Two gay fathers in Israel were told by a government official that one of them would need to declare himself their twins’ mother in order to enroll them in daycare.
Guy Sadak Shoham, 33, and Chai Aviv Shoham, 38, described the incident to Israeli news site Ynet. They had applied for financial aid for their two-year-old twins to attend a preschool when a government representative called to check their availability.
"I understand that you are both fathers and understand that you both run a shared household, but there is always the one who is more dominant, who is more the mother," the woman told them, as translated from the couple’s report. “I am just asking for a written statement in your hand which of you is the mother. From the point of view of the work, which works less than the father. Like a normal couple."
The official acknowledged that there was no mother in the household but explained that “even if that doesn't make sense, we're subject to the Ministry of Economy's guidelines."
She added that the couple would not be investigated, so they could feel comfortable lying about the gender of one parent.
"It is mostly sad and a little disturbing,” the couple told Ynet. “These are concepts that we consider the past. We do not necessarily come up with allegations against this representative, she is ultimately subject to the guidelines and as she said, they are the state. It is also sad that the state's definition of a mother is someone who works less and is at home with the children, and that we must choose which of us meets that definition.”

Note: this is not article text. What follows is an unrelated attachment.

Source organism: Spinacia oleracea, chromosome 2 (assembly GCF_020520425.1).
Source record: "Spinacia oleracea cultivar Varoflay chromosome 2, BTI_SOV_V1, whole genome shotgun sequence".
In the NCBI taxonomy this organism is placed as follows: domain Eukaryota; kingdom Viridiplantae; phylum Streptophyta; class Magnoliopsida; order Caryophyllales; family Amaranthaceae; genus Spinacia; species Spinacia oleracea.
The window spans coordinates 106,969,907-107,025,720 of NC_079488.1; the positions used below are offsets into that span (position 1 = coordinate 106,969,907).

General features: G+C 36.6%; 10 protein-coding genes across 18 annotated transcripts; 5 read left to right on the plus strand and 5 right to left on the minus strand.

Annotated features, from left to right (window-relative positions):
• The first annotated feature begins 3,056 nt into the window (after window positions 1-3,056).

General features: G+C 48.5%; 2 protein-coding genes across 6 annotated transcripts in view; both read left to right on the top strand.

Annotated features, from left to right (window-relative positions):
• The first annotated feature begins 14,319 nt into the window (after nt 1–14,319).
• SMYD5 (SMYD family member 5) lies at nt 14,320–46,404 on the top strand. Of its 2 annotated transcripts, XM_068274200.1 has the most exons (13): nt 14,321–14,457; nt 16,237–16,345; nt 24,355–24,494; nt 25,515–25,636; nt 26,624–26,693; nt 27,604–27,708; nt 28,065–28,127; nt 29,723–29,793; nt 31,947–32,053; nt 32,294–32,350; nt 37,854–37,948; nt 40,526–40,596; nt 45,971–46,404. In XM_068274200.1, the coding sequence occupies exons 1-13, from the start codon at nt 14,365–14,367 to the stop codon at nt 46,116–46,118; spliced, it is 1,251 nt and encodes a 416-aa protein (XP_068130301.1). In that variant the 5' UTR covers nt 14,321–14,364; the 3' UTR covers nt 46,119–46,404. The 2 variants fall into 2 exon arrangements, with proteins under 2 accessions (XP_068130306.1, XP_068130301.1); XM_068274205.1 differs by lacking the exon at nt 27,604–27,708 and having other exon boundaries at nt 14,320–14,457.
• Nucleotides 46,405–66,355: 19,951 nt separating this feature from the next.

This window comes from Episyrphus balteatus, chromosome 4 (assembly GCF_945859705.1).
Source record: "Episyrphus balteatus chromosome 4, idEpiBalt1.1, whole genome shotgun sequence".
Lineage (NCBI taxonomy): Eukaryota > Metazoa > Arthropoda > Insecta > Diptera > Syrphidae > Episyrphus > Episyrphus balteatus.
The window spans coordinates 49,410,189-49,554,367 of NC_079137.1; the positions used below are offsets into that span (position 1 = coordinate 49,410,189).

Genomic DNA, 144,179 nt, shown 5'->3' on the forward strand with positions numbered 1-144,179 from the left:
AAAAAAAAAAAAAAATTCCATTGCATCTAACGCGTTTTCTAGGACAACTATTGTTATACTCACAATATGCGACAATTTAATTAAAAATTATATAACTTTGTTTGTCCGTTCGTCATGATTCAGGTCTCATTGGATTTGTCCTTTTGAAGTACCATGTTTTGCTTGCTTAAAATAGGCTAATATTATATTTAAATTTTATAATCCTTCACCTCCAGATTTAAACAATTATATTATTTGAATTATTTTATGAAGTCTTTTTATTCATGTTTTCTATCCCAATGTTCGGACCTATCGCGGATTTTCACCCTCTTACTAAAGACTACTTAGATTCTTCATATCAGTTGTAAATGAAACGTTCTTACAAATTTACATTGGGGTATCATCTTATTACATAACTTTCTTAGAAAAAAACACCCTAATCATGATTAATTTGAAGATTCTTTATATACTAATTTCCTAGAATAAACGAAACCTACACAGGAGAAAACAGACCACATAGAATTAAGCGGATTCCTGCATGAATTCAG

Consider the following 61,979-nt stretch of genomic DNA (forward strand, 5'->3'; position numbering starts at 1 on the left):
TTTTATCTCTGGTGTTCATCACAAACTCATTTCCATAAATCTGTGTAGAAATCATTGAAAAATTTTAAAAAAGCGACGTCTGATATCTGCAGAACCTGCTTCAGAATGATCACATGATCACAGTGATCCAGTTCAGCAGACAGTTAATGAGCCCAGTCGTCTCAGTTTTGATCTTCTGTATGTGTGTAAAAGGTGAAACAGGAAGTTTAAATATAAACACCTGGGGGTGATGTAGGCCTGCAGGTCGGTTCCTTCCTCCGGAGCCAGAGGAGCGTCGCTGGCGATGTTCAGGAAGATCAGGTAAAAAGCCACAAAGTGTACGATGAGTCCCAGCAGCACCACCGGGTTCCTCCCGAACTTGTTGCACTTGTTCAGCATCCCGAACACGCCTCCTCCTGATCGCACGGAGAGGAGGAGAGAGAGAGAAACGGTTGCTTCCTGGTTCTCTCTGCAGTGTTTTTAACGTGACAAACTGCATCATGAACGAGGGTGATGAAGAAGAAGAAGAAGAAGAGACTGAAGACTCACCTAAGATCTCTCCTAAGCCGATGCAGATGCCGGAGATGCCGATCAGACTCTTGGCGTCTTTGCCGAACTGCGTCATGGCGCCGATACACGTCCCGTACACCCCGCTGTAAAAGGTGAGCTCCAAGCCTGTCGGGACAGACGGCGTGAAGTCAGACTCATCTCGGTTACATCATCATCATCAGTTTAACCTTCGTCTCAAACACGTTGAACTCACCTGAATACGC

In response, the Ministry of Labor and Social Affairs issued an apology and said that they would update their procedures and policies with their call center employees.
“We will emphasize that the Ministry of Labor and Social Affairs practices explicitly treat all types of families and grant equal rights to all,” the ministry wrote in a statement.
Ohad Hizki, the director-general of the National LGBT Task Force, told Ynet that was "an insufficient apology to change long-standing discrimination.” He said, “The Ministry of Labor and Welfare must sharpen its procedures immediately to prevent recurrence of cases of this kind, as other public organizations have been able to do.”
While Israel is less regressive than other countries in the region on LGBTQ+ issues, its laws still lag behind many other nations. Marriage equality remains illegal, and numerous adoption restrictions remained in place until 2017. Last year, a court ruled for the first time that same-sex parents could be listed on a child’s birth certificate. Same-sex parents are not allowed to use surrogacy programs.